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Manual Reference Pages  -  MARPA::ADVANCED::MODELS (3)

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Marpa::Advanced::Models - Other Input Models



The alternative input models desribed in this document are an advanced technique. This document may safely be ignored by ordinary Marpa users.


    Token Streams

Marpa’s default input model is the traditional one — a token stream. Token streams are very standard in parsing applications — so much so that most texts do not take the trouble of defining the term. A <B>token streamB> is input structured as a sequence of tokens, where each token occupies one location and every location has a token. In the token stream model, all tokens are of the same length.

Conventionally, all tokens are of length 1, and the token stream starts at location 0. Following this convention, the Nth token would start at location N-1 and end at location N. For example, the first token would start at location 0 and end at location 1. The second token would start at location 1 and end at location 2.


The basic idea of location in Marpa is the <B>earlemeB>. Earlemes are named after Jay Earley. Internally, each earleme corresponds exactly and directly to an Earley set. Every token has a start earleme and an end earleme.

The token stream model may also be called the token-per-earleme model. In the token stream model, token location and earleme location directly correspond on an one-to-one basis. It can be useful to have the structure of the input relate to earleme location in other ways. One such alternative, which is useful and been tested, is the character-per-earleme model, discussed below.


Alternative models are implemented using the optional third and fourth parameters of the token descriptors. Token descriptors are used in the arguments to the Marpa Recognizer’s tokens method.

    Token Length

Token length is the optional third element of the token descriptor. By default, it is 1, which is the correct value for the token stream model. Its value can be any integer <B>greaterB> than zero. Marpa does not allow zero length tokens in any input model.

    Token Offset

The token offset is the fourth element of each token’s descriptor. Its value is taken as the offset to be added to the <B>current earleme locationB>. The <B>current earleme locationB> is the earleme which will be the start earleme of the next token to be added. When parsing begins, the current earleme location is earleme 0.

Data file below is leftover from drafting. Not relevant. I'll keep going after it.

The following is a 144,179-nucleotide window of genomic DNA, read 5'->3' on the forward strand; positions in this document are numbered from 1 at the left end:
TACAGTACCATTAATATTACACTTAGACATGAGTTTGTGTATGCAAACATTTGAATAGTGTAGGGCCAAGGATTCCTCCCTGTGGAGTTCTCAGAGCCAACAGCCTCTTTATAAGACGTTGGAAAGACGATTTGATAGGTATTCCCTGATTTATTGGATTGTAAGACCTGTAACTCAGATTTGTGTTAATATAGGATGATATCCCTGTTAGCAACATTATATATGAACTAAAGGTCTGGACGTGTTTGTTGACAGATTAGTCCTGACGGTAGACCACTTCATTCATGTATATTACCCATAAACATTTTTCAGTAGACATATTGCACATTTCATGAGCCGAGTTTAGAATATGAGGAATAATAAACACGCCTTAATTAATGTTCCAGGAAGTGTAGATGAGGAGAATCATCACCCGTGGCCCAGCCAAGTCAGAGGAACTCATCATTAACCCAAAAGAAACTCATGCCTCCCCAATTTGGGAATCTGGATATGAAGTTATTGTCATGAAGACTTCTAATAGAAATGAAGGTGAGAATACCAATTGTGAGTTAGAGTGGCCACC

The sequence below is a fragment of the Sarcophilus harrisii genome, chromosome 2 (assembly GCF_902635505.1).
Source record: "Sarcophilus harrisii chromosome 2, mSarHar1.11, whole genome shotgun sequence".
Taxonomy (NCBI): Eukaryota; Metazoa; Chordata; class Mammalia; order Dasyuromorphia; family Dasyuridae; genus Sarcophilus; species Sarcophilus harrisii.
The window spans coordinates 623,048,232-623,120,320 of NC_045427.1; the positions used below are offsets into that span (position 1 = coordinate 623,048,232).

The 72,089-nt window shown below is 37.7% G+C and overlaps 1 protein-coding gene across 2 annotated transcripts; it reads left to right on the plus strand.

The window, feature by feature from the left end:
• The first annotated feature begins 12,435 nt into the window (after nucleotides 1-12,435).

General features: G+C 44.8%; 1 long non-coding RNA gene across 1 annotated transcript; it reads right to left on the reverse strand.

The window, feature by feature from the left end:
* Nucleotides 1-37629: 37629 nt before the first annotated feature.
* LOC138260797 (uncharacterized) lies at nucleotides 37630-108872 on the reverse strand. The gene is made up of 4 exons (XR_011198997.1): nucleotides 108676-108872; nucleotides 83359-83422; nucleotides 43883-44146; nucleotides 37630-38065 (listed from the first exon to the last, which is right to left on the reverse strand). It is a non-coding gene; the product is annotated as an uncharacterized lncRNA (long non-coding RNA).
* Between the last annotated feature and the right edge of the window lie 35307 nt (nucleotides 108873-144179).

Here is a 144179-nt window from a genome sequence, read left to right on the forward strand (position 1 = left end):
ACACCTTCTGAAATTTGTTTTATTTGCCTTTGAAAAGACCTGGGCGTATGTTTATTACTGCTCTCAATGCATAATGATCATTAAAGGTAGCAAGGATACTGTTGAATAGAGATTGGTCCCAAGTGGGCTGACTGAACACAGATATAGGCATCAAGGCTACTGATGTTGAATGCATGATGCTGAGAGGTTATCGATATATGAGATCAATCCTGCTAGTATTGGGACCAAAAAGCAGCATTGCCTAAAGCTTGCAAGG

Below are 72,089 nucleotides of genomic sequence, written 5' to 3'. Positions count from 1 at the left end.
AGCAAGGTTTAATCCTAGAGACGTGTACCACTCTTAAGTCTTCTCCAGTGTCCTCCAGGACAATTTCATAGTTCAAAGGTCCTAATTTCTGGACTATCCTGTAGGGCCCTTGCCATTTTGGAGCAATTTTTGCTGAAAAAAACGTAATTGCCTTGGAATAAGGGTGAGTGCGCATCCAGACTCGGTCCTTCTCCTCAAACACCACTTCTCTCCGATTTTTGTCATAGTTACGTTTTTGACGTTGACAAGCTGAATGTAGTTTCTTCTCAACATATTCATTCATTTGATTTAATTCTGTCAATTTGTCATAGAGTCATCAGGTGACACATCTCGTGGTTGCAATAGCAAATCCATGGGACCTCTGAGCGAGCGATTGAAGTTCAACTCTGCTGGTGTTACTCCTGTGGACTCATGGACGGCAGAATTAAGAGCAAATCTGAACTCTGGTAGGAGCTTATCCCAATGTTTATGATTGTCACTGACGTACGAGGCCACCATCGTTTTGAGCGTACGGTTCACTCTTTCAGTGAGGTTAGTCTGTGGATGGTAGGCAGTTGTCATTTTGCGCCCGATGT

Negative token offsets are not allowed. Zero token offsets are allowed except for the last token descriptor of a tokens() call. A zero token offset will cause the next token to start at the same location. Multiple tokens starting at the same location will cause the lexing to be ambiguous. Marpa supports ambiguous lexing.

When token offset is left undefined, it defaults to 1. This is the correct value for the token stream model of input.

The intuitive expectation seems to be that every tokens() call will advance the current earleme after the last token descriptor. Because of this, a token offset of zero is not allowed for the last token descriptor. As a special case, when a token offset of zero is explicitly specified for the last token descriptor of a tokens() call, it is <B>silently changedB> to 1.

In practice this seems to obey the principle of least surprise. The typical loop in an ambiguous lexing makes one pass for each earleme, gathering all the tokens that can start at that earleme into a list. For every token in this list, except the last, the token offset clearly should be 0, since all of the tokens are at the same earleme. A programmer might expect that he can give all the tokens a token offset of 0, thinking that Marpa will understand that the intention is to advance the current earleme after the tokens() call is complete. Since this is what the programmer expects, this is what Marpa does.


Ambiguous lexing occurs when several different sequences of tokens are possible. Potentially ambiguous lexing occurs in any parse where multiple tokens start at a single earleme. An <B>actual ambiguityB> only occurs if more than one of the potential token choices is consistent with the grammar and previous input. If there is no actual ambiguity, Marpa will use the only token choice which is consistent with the grammar and previous inputs.

When lexing is <B>actually ambiguousB>, Marpa will use all consistent alternatives. When the lexing in a parse is actually ambiguous, the parse will be ambiguous. From the point of view of Marpa’s semantics, ambiguity caused by lexing is exactly the same as ambiguity caused by an ambiguous grammar.

In the standard terminology, a grammar is ambiguous if it can produce more than one parse result, and vice versa. In Marpa this is not strictly true. In Marpa, an unambiguous grammar will produce than one parse, if the lexing is actually ambiguous.


Not yet written.


Not yet written.


Copyright 2007-2010 Jeffrey Kegler, all rights reserved. Marpa is free software under the Perl license. For details see the LICENSE file in the Marpa distribution.
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